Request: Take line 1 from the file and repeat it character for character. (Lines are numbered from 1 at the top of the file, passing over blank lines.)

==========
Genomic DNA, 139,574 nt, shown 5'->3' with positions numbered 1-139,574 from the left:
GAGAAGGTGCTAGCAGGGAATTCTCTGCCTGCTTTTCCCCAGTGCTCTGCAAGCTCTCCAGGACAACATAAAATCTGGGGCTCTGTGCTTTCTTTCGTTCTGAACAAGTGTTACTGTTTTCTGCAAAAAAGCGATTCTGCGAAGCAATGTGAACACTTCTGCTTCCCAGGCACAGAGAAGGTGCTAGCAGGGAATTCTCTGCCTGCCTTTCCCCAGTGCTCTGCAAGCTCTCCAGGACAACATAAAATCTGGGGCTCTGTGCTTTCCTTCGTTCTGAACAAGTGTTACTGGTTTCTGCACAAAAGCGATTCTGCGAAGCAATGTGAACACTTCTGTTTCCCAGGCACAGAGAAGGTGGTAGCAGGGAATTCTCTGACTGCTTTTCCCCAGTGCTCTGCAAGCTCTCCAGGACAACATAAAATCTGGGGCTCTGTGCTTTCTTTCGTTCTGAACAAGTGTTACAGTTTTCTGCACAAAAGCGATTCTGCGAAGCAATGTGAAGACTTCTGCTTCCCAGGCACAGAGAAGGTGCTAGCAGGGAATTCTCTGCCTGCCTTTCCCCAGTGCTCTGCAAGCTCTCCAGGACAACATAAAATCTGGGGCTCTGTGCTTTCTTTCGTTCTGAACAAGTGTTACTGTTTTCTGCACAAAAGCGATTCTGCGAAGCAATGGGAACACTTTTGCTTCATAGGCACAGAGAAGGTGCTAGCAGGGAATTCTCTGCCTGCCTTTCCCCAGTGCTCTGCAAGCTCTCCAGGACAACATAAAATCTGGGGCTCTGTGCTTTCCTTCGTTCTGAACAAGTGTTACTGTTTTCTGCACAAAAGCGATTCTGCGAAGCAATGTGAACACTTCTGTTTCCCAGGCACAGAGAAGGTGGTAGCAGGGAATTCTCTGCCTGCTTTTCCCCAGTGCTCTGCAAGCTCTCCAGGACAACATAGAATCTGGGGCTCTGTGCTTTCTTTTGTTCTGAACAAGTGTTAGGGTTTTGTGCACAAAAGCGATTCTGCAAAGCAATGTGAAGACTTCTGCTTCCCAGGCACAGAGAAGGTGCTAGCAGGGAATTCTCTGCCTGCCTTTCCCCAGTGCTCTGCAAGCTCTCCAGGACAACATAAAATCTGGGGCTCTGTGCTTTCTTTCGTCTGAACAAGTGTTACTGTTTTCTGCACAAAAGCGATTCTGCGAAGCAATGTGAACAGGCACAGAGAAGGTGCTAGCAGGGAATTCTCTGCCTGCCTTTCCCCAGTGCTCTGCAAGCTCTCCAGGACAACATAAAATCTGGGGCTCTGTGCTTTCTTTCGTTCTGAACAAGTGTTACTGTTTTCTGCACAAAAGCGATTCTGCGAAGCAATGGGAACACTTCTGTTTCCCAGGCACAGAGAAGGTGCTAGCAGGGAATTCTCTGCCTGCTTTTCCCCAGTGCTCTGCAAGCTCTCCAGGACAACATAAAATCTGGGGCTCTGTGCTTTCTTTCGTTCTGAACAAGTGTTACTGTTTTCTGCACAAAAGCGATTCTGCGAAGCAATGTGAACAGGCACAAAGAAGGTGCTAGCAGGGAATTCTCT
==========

Genomic DNA, 139,574 nt, shown 5'->3' with positions numbered 1-139,574 from the left: